Foodways

America, Are You Tough Enough To Drink Real Russian Kvas?

A man drinks fresh kvas, the ancient Russian fermented-bread drink, in Zvenigorod, 35 miles west of Moscow. i i

A man drinks fresh kvas, the ancient Russian fermented-bread drink, in Zvenigorod, 35 miles west of Moscow. Dmitry Lovetsky/AP hide caption

itoggle caption Dmitry Lovetsky/AP
A man drinks fresh kvas, the ancient Russian fermented-bread drink, in Zvenigorod, 35 miles west of Moscow.

A man drinks fresh kvas, the ancient Russian fermented-bread drink, in Zvenigorod, 35 miles west of Moscow.

Dmitry Lovetsky/AP

While American kids stand in line for the ice cream truck on sweltering summer days, kids in Russia have historically queued up for something different: the kvas truck.

Kvas is a fermented grain drink, sort of like a barely alcoholic beer. And in the heat of the summer, it was served from a big barrel on wheels, with everyone lining up for their turn at the communal mug. It may sound like a far cry from rocket pops and ice cream sandwiches, but most Russians have fond memories.

"We didn't have sodas in the Soviet Union when we grew up — we barely had water to buy on the street. So kvas was saving our lives, actually!" remembers Eugenia Glivinski.

To create that tangy fermented flavor, kvas makers start with Russian brown bread. You soak it in water, and then add some yeast (other additions — raisins, honey, mint — vary from recipe to recipe). The whole mixture ferments for a few days, a process that creates a natural carbonation, as well as a distinctive sour flavor.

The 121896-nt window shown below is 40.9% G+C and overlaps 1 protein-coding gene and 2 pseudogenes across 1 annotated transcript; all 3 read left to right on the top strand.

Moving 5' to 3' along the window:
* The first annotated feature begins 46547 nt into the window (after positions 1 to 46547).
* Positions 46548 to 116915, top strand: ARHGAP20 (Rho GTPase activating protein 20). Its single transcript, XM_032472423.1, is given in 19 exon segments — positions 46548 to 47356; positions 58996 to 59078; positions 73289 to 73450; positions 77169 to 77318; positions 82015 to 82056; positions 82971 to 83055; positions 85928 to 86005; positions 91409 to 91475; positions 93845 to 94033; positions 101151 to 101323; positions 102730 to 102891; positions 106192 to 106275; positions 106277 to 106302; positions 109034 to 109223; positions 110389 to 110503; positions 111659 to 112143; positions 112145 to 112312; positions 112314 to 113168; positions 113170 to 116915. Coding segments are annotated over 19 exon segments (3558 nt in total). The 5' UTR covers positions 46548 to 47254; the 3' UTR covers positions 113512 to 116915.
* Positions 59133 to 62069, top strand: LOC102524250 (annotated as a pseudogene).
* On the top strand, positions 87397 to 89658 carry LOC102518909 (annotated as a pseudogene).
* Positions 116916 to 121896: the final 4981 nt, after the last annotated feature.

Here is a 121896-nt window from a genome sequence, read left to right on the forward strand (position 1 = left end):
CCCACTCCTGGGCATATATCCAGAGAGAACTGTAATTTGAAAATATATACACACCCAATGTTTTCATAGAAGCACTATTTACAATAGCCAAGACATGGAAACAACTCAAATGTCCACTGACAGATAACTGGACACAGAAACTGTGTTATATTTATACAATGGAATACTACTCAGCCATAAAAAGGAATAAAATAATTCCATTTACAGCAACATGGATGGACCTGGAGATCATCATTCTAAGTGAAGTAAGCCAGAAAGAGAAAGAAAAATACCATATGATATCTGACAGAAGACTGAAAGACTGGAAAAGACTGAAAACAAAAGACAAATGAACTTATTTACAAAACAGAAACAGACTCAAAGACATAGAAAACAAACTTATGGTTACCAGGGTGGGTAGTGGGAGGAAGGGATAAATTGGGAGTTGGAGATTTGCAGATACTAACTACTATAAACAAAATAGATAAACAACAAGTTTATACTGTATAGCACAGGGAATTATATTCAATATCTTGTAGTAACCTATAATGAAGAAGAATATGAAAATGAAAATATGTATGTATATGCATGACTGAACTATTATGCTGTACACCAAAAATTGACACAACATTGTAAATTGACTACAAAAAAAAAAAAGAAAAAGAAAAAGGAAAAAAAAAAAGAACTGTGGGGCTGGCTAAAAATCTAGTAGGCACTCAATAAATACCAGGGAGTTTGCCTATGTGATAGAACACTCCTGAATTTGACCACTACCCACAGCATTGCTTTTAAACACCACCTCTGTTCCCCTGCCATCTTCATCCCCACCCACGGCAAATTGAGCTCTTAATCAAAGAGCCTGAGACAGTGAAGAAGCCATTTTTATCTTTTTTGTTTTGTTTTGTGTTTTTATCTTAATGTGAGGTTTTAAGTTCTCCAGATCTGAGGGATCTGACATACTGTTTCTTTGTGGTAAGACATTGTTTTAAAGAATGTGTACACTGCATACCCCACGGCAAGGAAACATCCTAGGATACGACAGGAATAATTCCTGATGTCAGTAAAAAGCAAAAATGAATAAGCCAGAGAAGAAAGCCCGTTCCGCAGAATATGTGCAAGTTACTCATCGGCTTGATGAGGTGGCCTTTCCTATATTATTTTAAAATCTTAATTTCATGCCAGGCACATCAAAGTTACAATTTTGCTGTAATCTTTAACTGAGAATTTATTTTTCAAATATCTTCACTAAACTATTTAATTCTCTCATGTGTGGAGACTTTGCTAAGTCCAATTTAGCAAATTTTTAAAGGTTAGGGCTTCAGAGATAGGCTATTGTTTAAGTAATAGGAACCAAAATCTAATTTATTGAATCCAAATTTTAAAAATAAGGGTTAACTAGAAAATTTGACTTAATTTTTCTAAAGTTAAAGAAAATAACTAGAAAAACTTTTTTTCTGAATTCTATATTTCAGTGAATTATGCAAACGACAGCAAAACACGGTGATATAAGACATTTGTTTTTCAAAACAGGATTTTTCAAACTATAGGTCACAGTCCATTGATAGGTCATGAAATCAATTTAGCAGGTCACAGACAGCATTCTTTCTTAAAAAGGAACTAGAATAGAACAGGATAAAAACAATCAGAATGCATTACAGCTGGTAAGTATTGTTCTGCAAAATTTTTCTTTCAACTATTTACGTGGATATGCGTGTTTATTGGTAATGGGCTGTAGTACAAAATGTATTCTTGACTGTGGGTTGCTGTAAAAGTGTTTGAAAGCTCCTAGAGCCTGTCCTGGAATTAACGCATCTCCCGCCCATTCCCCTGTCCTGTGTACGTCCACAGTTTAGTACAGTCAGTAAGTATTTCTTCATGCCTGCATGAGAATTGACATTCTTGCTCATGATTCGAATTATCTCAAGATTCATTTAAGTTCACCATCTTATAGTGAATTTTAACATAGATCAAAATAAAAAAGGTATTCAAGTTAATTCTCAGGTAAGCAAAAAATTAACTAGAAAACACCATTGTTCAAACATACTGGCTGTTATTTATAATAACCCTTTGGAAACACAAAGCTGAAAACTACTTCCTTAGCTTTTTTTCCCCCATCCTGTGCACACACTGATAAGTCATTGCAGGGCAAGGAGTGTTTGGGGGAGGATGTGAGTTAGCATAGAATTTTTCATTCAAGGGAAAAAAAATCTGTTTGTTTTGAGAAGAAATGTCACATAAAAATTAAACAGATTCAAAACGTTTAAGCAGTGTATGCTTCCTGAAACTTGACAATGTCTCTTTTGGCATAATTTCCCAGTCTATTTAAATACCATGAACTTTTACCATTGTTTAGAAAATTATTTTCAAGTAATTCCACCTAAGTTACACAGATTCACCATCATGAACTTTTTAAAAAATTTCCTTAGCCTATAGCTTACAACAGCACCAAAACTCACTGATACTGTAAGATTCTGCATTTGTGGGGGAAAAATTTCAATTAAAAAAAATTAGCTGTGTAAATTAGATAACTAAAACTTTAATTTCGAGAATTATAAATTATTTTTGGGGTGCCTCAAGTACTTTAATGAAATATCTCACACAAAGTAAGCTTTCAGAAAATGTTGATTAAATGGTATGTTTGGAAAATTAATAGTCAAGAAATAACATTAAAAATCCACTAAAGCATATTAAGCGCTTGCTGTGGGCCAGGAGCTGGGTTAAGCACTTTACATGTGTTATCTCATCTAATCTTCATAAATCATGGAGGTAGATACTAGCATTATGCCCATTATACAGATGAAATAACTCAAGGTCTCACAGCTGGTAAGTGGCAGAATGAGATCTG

According to Russian writer Alexander Genis, that sourness is beloved in the region. "The sour is the taste of Russia — everything is supposed to be sour for Russian taste. Like sour cream, for example, or pickled cucumber. Cabbage, mushroom."

It's no surprise Russians have a taste for pickles. Fermentation helped preserve vitamin-filled fruits and vegetables for the long, cold winter. And the acid that comes from fermentation gives you more than just an addictive tang. It lowers the pH enough to kill bad bacteria — which means that drinking kvas can be safer than drinking questionable water.

Consequently, kvas has been popular for centuries — Genis sites a mention from the end of the 10th century. Soldiers were issued rations of kvas and spread it even further (a process Genis jokingly calls "kvas imperialism").

But these days, the kvas you find in the stores doesn't always resemble this long lineage. Because of the living bacteria that ferment the drink, traditional kvas is a living beverage. But commercial kvas? It's more like a malt soda. The natural bacteria are killed, and the sour tang is often buried under heaps of sugar.

"Nowadays, it's almost impossible to drink real kvas in America," Genis sighs. "Because it's not alive — it's like difference like draft beer and bottled beer. All bottled kvas is basically water and sugar."

But while there is mainstream Coca-Cola kvas, there are also some new kvas makers who are looking to revive the traditional methods. In Pennsylvania, Beaver Brewing has started making kvas — and even wrote a book about it. And in Brooklyn, the Gefilteria — a company that is reviving old-world Jewish foods for modern gourmet markets — makes a beet kvas, with bright notes of ginger. The company is also working on a rye and mint kvas, using leftover rye bread from a local deli.

"We are Brooklyn young 20-somethings making a naturally fermented drink. But we're actually reaching into something that actually has a lot of meaning in the world, and reintroducing it," says Jeffrey Yoskowitz, one of Gefilteria's co-founders.

Yoskowitz and his partners realize that savory, sour, fermented drinks may be a hard sell to American palates. But Yoskowitz points to kombucha tea, virtually unknown in American stores a few years ago, and now easily found in many markets. And they hope that with the growing interest in home brewing, pickling and probiotics — not to mention kvas' old-world Slavic charm — they can find some new fans for this old drink.

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